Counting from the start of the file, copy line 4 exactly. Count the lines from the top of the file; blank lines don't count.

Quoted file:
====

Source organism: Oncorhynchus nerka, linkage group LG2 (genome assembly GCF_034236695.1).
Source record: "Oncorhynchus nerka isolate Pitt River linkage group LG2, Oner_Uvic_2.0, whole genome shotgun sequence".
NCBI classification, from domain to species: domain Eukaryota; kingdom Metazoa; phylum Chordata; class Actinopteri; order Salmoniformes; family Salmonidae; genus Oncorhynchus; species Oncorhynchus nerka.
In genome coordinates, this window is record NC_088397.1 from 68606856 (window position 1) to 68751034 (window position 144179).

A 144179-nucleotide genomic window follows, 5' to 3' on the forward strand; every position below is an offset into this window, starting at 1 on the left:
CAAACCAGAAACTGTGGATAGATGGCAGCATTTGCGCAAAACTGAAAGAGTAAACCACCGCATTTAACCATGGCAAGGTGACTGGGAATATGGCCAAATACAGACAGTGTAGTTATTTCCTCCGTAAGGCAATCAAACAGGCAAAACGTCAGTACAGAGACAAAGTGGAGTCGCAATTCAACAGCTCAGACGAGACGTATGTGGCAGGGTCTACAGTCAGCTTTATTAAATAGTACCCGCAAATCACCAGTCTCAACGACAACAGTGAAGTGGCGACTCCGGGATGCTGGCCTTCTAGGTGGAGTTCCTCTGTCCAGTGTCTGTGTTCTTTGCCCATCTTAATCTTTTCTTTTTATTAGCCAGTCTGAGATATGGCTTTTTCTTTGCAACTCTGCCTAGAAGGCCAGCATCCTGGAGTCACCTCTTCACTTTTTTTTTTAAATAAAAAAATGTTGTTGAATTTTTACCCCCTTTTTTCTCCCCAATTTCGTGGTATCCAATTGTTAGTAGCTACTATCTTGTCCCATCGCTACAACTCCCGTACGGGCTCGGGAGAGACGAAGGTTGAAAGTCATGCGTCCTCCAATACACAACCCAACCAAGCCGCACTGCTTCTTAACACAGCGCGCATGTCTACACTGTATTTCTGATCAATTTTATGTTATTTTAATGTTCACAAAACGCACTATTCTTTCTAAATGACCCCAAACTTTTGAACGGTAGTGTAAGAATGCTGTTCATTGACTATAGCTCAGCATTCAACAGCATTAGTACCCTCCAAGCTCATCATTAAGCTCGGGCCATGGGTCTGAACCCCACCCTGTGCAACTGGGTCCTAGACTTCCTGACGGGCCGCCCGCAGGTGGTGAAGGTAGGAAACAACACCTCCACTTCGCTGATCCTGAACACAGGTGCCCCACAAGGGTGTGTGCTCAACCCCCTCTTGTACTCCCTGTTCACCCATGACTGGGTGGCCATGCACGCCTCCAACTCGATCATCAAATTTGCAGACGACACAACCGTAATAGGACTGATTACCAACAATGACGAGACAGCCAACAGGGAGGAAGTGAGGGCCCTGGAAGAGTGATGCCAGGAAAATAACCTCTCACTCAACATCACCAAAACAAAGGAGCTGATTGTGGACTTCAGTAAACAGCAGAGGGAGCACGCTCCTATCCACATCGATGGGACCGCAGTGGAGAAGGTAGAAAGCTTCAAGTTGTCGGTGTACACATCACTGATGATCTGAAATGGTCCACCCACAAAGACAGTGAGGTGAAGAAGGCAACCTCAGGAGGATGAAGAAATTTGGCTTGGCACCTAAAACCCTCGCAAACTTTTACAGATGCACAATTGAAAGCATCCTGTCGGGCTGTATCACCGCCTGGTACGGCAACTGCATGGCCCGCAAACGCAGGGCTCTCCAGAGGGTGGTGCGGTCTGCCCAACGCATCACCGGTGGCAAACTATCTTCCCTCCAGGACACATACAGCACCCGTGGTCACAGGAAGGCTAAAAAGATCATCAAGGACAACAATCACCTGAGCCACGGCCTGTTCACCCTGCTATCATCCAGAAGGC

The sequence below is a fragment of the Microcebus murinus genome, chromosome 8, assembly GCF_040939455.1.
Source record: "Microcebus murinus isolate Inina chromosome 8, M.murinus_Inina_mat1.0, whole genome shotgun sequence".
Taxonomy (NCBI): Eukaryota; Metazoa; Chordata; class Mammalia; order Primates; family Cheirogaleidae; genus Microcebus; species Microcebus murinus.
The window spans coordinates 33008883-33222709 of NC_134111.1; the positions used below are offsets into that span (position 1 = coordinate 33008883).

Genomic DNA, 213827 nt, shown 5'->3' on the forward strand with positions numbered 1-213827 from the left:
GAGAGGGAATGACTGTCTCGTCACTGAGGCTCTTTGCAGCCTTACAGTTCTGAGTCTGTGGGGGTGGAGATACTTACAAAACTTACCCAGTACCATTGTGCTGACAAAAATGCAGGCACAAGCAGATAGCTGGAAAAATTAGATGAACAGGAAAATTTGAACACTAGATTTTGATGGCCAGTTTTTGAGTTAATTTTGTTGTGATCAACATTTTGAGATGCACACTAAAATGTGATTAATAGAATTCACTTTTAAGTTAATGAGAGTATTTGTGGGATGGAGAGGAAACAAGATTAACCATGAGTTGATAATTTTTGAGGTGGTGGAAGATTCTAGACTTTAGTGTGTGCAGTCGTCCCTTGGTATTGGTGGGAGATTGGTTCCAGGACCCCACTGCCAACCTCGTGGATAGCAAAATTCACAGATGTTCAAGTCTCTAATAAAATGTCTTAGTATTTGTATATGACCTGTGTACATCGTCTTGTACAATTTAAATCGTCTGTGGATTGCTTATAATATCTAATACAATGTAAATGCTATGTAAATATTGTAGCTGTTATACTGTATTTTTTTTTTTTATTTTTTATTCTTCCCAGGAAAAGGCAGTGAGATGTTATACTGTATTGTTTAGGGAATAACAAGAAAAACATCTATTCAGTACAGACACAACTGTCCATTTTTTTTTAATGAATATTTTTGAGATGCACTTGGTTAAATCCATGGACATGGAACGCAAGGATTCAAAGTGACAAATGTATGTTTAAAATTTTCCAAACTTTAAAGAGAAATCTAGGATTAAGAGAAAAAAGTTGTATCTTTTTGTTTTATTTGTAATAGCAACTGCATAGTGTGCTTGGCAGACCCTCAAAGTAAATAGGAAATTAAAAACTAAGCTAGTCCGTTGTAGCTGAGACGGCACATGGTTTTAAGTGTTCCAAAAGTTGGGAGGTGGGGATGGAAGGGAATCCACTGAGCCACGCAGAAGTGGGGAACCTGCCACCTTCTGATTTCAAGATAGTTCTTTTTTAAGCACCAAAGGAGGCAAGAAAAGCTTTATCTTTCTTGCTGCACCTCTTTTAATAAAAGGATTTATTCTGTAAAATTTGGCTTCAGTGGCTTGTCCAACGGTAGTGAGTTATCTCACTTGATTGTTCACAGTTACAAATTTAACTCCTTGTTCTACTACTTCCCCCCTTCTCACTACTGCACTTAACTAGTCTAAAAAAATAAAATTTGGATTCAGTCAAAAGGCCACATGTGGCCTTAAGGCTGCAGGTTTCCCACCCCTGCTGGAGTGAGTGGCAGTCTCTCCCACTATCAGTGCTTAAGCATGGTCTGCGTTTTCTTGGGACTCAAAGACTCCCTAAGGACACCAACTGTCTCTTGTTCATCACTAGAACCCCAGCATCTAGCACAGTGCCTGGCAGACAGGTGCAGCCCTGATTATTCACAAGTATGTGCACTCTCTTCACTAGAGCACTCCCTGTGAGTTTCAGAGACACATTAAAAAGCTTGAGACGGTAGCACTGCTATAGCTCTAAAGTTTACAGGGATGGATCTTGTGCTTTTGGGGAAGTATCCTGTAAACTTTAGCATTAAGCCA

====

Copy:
In genome coordinates, this window is record NC_088397.1 from 68606856 (window position 1) to 68751034 (window position 144179).